"...a comprehensive travelogue of lunar nativities throughout history..." (Astronomy Now, March 2004)
"...a comprehensive travelogue of lunar nativities throughout history..." -- Astronomy Now, March 2004
"...this is a most useful and interesting book -- New Scientist, 7 June 2003
"...this is a most useful and interesting book " -- New Scientist, 7 June 2003
" Dana Mackenzie reveals the truth " -- The Mail on Sunday, 30 March 2003
" an absorbing and informative account of the quest to explain the genesis of the moon " -- Astronomy & Space, June 2003
" fascinating! For everyone with even the slightest interest in astronomy an insightful and entertaining read " -- M2 Best Books, 14 July 2003
Dana Mackenzie reveals the truth -- The Mail on Sunday, 30 March 2003
an absorbing and informative account of the quest to explain the genesis of the moon -- Astronomy & Space, June 2003
fascinating! For everyone with even the slightest interest in astronomy an insightful and entertaining read -- M2 Best Books, 14 July 2003
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Those interested in science, astronomy, and the history of thought should place this book high on their reading list. It is hard to put down until finished. After reading this volume, few of us will ever again look at the moon without greater interest, understanding, and awe.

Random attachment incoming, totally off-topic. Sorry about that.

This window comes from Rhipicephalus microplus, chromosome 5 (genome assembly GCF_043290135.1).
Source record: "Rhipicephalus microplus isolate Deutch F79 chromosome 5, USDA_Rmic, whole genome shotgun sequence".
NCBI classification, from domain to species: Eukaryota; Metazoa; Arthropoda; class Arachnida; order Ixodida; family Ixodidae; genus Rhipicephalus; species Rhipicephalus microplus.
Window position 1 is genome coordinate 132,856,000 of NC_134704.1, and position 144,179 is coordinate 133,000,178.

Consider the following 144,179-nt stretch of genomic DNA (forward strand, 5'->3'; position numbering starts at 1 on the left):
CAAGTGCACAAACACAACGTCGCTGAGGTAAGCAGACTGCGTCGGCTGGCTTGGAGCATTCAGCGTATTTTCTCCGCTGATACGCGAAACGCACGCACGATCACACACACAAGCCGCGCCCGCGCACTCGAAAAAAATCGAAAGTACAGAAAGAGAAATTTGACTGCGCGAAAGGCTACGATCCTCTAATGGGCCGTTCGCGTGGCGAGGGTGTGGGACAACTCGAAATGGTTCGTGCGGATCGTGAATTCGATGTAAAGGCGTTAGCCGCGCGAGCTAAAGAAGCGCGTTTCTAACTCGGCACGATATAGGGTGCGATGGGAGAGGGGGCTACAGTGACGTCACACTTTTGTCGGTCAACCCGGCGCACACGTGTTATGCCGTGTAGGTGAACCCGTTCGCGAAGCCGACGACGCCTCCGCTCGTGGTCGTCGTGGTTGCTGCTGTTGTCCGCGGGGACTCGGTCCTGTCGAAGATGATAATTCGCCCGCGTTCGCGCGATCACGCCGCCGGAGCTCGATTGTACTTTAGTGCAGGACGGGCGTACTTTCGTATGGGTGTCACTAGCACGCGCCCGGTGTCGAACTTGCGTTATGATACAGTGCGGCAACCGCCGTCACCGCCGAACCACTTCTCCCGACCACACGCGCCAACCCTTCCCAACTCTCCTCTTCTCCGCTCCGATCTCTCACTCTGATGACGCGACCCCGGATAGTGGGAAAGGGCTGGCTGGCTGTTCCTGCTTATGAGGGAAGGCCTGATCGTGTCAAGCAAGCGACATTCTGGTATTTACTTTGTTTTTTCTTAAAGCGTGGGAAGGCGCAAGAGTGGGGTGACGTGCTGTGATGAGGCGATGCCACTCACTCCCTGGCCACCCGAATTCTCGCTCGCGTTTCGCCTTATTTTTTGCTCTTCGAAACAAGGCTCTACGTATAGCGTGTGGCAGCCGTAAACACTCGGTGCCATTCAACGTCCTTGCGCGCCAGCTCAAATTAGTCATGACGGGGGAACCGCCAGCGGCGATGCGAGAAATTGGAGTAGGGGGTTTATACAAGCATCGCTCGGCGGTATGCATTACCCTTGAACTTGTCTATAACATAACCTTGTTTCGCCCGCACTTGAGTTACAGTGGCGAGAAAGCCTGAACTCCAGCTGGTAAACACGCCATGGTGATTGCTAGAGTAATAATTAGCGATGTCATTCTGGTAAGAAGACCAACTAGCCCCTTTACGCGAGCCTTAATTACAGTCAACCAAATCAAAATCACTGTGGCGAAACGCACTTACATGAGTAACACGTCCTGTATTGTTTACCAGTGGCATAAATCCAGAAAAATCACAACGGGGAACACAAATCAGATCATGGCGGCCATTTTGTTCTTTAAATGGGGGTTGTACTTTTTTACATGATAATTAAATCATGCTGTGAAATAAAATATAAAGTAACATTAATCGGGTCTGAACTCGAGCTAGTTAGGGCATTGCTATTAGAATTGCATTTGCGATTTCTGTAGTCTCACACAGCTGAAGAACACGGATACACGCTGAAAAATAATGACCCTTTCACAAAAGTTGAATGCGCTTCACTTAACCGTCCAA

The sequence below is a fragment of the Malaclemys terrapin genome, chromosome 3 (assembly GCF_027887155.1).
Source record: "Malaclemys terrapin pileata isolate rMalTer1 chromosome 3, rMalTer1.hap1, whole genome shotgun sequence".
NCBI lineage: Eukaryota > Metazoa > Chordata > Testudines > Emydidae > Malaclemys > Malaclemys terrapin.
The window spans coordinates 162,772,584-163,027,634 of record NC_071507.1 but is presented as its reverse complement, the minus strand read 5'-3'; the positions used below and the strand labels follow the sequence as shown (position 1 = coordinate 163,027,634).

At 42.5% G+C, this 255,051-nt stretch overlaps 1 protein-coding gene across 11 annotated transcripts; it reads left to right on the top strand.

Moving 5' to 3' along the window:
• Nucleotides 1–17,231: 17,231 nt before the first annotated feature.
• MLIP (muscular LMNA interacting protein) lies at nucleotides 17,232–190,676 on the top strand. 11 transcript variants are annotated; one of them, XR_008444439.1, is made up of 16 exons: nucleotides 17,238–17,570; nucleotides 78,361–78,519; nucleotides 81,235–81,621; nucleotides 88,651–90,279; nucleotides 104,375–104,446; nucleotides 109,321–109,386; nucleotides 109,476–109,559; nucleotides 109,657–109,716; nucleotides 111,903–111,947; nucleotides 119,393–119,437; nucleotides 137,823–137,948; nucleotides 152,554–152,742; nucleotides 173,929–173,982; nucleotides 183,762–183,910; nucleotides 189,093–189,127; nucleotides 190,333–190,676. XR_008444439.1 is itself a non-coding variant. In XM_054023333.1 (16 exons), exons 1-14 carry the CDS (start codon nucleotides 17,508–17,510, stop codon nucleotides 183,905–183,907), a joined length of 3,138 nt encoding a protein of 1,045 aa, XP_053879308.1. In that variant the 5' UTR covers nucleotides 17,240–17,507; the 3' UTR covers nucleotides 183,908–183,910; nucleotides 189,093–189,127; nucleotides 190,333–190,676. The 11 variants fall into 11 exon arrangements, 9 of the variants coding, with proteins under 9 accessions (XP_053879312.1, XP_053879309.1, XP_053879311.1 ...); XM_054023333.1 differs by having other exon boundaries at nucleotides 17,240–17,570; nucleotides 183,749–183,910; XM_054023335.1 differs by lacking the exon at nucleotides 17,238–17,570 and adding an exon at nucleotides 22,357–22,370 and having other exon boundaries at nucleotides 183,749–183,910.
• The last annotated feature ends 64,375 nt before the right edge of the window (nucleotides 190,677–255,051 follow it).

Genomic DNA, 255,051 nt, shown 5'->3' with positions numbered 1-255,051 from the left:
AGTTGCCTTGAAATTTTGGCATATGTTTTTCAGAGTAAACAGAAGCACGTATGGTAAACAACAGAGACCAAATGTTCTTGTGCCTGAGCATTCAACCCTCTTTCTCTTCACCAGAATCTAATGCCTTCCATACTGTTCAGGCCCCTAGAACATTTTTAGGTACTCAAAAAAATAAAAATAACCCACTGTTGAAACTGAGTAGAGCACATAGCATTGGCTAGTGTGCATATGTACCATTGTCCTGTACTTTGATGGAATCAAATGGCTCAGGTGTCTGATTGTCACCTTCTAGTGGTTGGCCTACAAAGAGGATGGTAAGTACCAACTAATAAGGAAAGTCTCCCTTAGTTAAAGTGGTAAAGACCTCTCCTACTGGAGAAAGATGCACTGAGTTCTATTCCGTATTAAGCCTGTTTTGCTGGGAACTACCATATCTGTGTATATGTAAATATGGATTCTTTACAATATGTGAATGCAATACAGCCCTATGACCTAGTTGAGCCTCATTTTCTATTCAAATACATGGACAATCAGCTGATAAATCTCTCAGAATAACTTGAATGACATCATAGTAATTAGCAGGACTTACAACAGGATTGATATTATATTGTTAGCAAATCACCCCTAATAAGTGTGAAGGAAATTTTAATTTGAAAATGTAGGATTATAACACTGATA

"The Big Splat: Or How Our Moon Came to Be" by Dana Mackenzie is a concise and exceptionally readable account of how a significant but divisive scientific question came to be settled through the investigation of the Moon made possible by sending human and robotic missions there in the 1960s and 1970s. The Kona conference established a consensus in favor of a theory of origins known as the "big whack," or "big splat." Two scientists working independently, William Hartmann and Alastair Cameron, first advanced the theory in 1974 that the Moon had been formed by debris from a massive collision with the Earth about 4.6 billion years ago. This theory was predicated on the study of lunar rock and soil samples returned from the Moon by the Apollo astronauts, and over the course of the next decade further analysis allowed scientists to resolve most of the questions plaguing other theories of lunar origin by applying the "big splat" hypothesis.
So contentious had the question of lunar origins been prior to the Apollo program, as Mackenzie shows, that many scientists just threw up their hands in frustration at ever being able to develop a reasonable hypothesis. Confusion ruled among scientists about the Moon's origin as competing schools battled among themselves for dominance of their particular viewpoint in the textbooks. Indeed, some expressed concern that determining the Moon's origins should be the single most significant scientific objective of Project Apollo, thinking of it as a hopeless objective.
Their concern was legitimate based on what had gone before. Prior to the Apollo missions the origin of the Moon had been a subject of considerable scientific debate and careers had risen and fallen on championing one or another theory. Prior to the 1960s there had been three principal theories: